Donovan likely is returning to MLS, but he's got plenty left to prove
Landon Donovan likely will return to the Galaxy after his Bayern Munich loan ends
Donovan has yet to score for Bayern despite ample opportunity to make impact
It's Donovan's third stint in Germany, yet still could make another move to Europe
Landon Donovan has gone overseas to try his luck in Germany three times over the course of his professional career. And for a third time, he may be heading back home in disappointment. Bayern Munich's recent struggles have made it almost certain that Donovan again will return to Major League Soccer rather than stay on with a Bundesliga club.
It's not as if Donovan has played horribly during his loan spell at Bayern. In fact, he was the team's leading scorer in its exhibition games during the winter break. Yet since league action resumed, Donovan -- who has seen action only coming off the bench -- has found it more difficult to make a positive impact.
Donovan got a big break after regular forward Luca Toni went down to injury last week, but the U.S. international failed to seize the opportunity on Saturday and didn't score a goal as Bayern lost to Cologne 2-1. Granted, Bayern was already down by two when Donovan entered the game, and he prevented an even worse loss by clearing a ball off the line. But the sort of eye-opening, heroic performance he needed to stake a permanent claim with Bayern simply wasn't there.
Oddly enough, Donovan's previous U.S. success has hobbled him a bit in Germany. Some abroad consider the label of "best American player" to be on par with the "biggest pony" -- they view Donovan's attempts at a career abroad as a lesser animal trying to run with thoroughbreds. However, what Donovan has achieved in MLS and with the U.S. national team makes him a valuable commodity in America.
That's why MLS Commissioner Don Garber specifically vowed that, for a foreign club to secure the 26-year-old Donovan's services, the league wouldn't accept a transfer price lower than the highest it has ever received. That puts a potential figure of at least $10 million, which MLS accepted for Jozy Altidore, out there to any interested clubs. It's a far, far cry from what Manchester City supposedly offered AC Milan for Kaká (less than seven percent, in fact). But it isn't especially cheap for someone who, as Bayern chairman Karl-Heinz Rummenigge pointed out recently, isn't a young project player.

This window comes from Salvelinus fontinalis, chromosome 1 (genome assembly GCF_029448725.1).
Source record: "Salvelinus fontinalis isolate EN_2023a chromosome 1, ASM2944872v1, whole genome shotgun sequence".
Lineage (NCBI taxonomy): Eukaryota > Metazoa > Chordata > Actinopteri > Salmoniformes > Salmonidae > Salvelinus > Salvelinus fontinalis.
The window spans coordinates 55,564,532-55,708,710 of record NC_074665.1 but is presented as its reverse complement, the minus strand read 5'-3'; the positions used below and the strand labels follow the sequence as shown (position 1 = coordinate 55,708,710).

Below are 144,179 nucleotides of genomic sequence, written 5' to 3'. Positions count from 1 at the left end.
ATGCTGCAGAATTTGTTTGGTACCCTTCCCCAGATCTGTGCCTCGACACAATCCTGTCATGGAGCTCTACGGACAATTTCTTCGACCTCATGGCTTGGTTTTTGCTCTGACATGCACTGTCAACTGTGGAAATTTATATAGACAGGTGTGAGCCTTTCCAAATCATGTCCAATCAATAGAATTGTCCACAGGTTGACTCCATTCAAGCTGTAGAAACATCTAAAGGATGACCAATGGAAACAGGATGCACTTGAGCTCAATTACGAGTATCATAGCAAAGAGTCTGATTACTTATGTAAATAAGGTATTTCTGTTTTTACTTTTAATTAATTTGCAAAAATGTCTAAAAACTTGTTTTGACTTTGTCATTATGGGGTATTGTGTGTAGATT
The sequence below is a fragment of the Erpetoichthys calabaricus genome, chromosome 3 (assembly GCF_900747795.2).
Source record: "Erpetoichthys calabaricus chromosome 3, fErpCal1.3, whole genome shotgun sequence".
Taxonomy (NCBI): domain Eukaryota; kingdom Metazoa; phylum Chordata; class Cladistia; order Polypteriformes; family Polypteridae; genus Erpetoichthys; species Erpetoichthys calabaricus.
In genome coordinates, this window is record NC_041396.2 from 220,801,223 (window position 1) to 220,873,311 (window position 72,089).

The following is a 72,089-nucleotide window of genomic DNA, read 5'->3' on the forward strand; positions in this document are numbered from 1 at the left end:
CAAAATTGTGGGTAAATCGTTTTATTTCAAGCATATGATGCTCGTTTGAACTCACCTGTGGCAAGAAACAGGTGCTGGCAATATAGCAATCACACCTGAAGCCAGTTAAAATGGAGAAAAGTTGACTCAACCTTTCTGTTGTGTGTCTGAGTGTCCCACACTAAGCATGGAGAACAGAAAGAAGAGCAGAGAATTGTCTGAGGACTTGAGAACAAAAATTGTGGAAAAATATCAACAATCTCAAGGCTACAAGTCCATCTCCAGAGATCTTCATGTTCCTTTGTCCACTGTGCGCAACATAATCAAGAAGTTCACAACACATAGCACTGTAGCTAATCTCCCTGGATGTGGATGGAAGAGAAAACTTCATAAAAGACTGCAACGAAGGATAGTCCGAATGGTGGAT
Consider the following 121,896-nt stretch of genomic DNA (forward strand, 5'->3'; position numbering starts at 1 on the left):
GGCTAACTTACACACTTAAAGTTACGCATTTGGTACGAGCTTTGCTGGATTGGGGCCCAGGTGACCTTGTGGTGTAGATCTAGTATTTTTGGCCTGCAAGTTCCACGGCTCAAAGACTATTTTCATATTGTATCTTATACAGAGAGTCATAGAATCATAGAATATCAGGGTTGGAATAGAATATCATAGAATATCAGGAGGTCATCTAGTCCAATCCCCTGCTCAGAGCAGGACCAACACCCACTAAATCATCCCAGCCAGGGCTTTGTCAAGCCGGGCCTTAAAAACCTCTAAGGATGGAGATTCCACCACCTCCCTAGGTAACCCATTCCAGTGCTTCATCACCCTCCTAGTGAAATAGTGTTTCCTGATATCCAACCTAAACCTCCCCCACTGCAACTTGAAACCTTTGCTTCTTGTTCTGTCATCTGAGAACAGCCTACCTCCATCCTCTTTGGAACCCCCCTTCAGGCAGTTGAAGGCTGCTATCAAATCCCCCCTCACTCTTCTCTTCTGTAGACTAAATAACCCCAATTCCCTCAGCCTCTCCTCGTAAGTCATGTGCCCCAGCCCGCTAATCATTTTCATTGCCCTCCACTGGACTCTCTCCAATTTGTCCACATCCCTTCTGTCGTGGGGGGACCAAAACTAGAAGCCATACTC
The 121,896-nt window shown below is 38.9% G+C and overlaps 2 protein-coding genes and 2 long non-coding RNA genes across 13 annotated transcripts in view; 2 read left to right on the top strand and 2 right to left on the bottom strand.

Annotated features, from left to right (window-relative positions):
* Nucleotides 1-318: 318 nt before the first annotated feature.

The bottom line is that Bayern needs Donovan to be contributing greatly right now. "Not bad" isn't going to cut it when the Bundesliga title is slipping further away with every game.
So it isn't surprising that Los Angeles Galaxy coach Bruce Arena has been far more clear on the status of one of his two players on loan than the other, one David Beckham. On Saturday, mere hours after Donovan walked off the field in Bayern's loss, Arena spoke specifically on how the Galaxy would improve with the striker's return.
"We need a little more speed in attack," Arena said. "I think Donovan will give us that when he comes back." Not "if," but "when" -- which then leads to the issue of whether the Galaxy will reclaim a discontented Donovan. After all, he said before the loan to Bayern that he was eager like never before to find success abroad.
Fellow Galaxy striker Edson Buddle didn't seem too concerned. "He's going to be a professional about it," Buddle said. "He's going to give his best, because he's Landon Donovan."
Buddle had the highest scoring output of his career playing with Donovan last season, racking up 15 goals alongside Donovan's MLS-best 20. "I play well with him," Buddle said. "I work well when I'm on the field with him. I hope he does come back. For my sake, and the team's sake, I'll be happy to see him."
Midfielder Stefani Miglioranzi, who played with Donovan on the Galaxy in 2006 and is now looking to rejoin the club, pointed out one of Donovan's main assets as a player: "He's a player who can change a game with his pace in front of goal."
Besides helping the Galaxy, Donovan also has an extra incentive to perform well, in both his remaining games with Bayern and once he returns to L.A. Many have speculated for some time that perhaps Germany isn't the best fit for his skills.
Yet even without signing him permanently to the club, Bayern is still a primetime chance for Donovan to showcase his talents, especially with an opportunity to contribute in Bayern's Champions League round-of-16 match at Sporting Lisbon on Wednesday. Other clubs might decide Donovan's talents are useful to them, and the summer transfer marker could bring offers from clubs in different leagues.
Arena didn't discount that possibility. "Can we lose players in the transfer market?" he said, dodging the specifics of Donovan's case. "Perhaps."
Andrea Canales is chief editor of Goal.com USA.